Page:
Whole-class teaching means making sure everyone is with you from the beginning, say Sue Jennings and Richard Dunne.
The Framework for Teaching Mathematics is a revolutionary document. Not only does it provide yearly teaching objectives for primary teachers but it also describes teaching methods rarely employed in thiscountry. After many years of child-centred learning with an emphasis on differentiated tasks, teachers have been asked to adopt a new approach, whole-class teaching.
Yet merely reorganising tables and chairs cannot achieve this. It requires a new way of thinking about teaching and a new set of beliefs about how children learn. Such aspects are glossed over in the documentation. Sadly, many of the teachers who have attended three training days of uninspiring talk and death by overhead transparencies have emerged with similar memories: do a lot of oral work; deliver a three-part lesson strictly to the recipe and keep the class together.
Why do we need a new approach to teaching maths? Over many years in international comparative tests, English children have achieved poor results. Research indicated that teaching the whole class together was the reason for other countries' success. Yet this methodology is based on an entire philosophy of teaching and learning rather than mere classroom organisation. Before we can implement the methodology, we need a deeper understanding of this philosophy.
Consider the mental and oral starter. What is the purpose of this activity? Why ask questions to sharpen skills at the beginning of a lesson? We are told that we are "warming up the children's brains" - a quaint view that might have come from the 19th century. We still know very little about how children learn. However, what we do know should affect how teachers conduct the starter.
All teachers know that children are encouraged to learn when they regularly achieve success, and are discouraged by failure. The lesson starter must be designed to ensure that all children can succeed. Although the Framework recognises this goal, some of its advice reveals an underlying child-centred pattern of ideas. Teachers are advised to designquestions for individual children so that each child is able to give an answer. This is not in the spirit of whole-class teaching. Over 10 minutes a child may have to answer two questions. It does not take any child very long to realise that there is no need to listen unless their name is called.
Children are also very astute at recognising when they are being asked only "simple" questions, while others are given more difficult ones. These question and answer sessions do little to help children learn. They can provide a stage for public failure and public acknowledgement of class position. This is testing and not teaching.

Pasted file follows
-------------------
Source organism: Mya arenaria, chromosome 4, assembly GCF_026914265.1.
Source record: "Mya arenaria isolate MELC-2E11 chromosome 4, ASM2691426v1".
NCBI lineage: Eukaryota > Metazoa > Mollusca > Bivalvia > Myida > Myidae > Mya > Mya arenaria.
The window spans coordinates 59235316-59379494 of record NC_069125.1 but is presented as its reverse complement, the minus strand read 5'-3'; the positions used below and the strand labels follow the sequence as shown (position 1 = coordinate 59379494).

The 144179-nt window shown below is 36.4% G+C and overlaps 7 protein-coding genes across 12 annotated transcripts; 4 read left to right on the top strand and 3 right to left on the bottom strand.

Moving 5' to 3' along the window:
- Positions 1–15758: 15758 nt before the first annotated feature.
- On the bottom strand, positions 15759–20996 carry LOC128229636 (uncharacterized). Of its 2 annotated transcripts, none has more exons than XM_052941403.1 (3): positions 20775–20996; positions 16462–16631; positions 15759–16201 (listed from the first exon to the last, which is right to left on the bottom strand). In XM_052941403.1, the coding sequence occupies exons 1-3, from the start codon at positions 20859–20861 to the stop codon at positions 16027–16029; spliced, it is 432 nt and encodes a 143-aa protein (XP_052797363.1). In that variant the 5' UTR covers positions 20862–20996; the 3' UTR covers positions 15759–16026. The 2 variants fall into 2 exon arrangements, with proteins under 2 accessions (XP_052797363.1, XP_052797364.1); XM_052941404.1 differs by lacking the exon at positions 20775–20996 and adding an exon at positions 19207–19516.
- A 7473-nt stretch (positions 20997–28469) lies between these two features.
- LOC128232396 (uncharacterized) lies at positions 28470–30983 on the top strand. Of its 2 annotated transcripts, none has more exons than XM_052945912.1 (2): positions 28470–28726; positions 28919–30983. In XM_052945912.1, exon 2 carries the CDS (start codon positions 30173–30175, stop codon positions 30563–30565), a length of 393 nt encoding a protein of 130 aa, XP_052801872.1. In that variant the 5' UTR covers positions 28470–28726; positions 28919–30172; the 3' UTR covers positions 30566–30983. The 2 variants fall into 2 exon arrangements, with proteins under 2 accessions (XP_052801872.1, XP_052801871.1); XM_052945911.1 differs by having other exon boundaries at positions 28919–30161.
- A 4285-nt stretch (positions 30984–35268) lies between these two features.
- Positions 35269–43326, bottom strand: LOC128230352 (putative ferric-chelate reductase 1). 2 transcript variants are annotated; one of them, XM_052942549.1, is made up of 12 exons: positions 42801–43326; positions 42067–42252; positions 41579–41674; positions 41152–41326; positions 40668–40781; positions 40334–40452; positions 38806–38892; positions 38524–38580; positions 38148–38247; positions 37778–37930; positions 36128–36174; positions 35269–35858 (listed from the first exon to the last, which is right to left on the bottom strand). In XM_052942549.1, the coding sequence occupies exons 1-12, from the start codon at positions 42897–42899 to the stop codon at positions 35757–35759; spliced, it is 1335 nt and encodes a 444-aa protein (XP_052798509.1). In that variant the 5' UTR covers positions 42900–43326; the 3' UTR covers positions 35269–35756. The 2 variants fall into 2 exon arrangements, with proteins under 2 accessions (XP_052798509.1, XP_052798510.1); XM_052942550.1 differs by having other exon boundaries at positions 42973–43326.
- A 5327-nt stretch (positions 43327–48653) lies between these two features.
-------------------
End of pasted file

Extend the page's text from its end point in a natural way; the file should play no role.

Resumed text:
In an alternative method, all the children are asked the same question. The teacher asks children to hold up number cards for answers. In some respects, this is whole-class work. Each child is given sufficient thinking time as the cards are held to the chest until the teacher gives a signal. The teacher gets immediate feedback on children's success or failure at the question. She can monitor those children who make mistakes and those mistakes are private rather than public. However, the method provides no indicators for whole-class teaching as opposed to whole-class work. Meanwhile, individual children recognise their own failure; repeated failure will discourage and demotivate.
Deliberate and sensitive prior teaching is needed to enable children to succeed. The starter time could, instead, be used to establish whole-class knowledge of a topic. Successful whole-class teaching requires the establishment and re-establishment of a common knowledge base so that all children progress together. It is not based on testing and public mistakes. Maximum assistance in the starter will enable children to succeed and maintain their natural desire to learn.
For longer-term, sustained improvement beyond familiarity with number, we need to gain a deeper understanding of whole-class pedagogy. Teachers need knowledge as a base for their creativity rather than recipes to be imitated.
Sue Jennings is head of Initial Teacher Training at the University of Exeter and Richard Dunne is a curriculum design consultant